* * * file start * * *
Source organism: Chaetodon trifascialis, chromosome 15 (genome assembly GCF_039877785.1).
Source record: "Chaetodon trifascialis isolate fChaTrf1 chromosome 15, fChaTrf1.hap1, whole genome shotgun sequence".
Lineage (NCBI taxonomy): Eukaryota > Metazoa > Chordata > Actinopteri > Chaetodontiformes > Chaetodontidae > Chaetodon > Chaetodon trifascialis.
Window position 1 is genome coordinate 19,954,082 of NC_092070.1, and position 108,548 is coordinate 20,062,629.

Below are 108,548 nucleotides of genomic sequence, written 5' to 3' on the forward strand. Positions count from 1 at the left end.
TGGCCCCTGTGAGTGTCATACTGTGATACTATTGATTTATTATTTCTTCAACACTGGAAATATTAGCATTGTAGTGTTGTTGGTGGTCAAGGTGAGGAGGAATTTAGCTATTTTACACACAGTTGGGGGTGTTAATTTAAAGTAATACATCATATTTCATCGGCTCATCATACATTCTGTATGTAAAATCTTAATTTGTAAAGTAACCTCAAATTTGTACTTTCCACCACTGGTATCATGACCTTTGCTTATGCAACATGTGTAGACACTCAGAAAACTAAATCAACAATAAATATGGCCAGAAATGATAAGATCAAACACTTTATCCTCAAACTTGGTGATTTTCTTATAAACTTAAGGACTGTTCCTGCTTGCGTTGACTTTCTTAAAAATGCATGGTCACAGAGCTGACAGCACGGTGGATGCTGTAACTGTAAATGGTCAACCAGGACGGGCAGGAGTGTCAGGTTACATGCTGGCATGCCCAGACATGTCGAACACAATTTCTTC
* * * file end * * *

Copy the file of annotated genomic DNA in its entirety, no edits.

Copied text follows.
Source organism: Chaetodon trifascialis, chromosome 15 (genome assembly GCF_039877785.1).
Source record: "Chaetodon trifascialis isolate fChaTrf1 chromosome 15, fChaTrf1.hap1, whole genome shotgun sequence".
Lineage (NCBI taxonomy): Eukaryota > Metazoa > Chordata > Actinopteri > Chaetodontiformes > Chaetodontidae > Chaetodon > Chaetodon trifascialis.
Window position 1 is genome coordinate 19,954,082 of NC_092070.1, and position 108,548 is coordinate 20,062,629.

Below are 108,548 nucleotides of genomic sequence, written 5' to 3' on the forward strand. Positions count from 1 at the left end.
TGGCCCCTGTGAGTGTCATACTGTGATACTATTGATTTATTATTTCTTCAACACTGGAAATATTAGCATTGTAGTGTTGTTGGTGGTCAAGGTGAGGAGGAATTTAGCTATTTTACACACAGTTGGGGGTGTTAATTTAAAGTAATACATCATATTTCATCGGCTCATCATACATTCTGTATGTAAAATCTTAATTTGTAAAGTAACCTCAAATTTGTACTTTCCACCACTGGTATCATGACCTTTGCTTATGCAACATGTGTAGACACTCAGAAAACTAAATCAACAATAAATATGGCCAGAAATGATAAGATCAAACACTTTATCCTCAAACTTGGTGATTTTCTTATAAACTTAAGGACTGTTCCTGCTTGCGTTGACTTTCTTAAAAATGCATGGTCACAGAGCTGACAGCACGGTGGATGCTGTAACTGTAAATGGTCAACCAGGACGGGCAGGAGTGTCAGGTTACATGCTGGCATGCCCAGACATGTCGAACACAATTTCTTC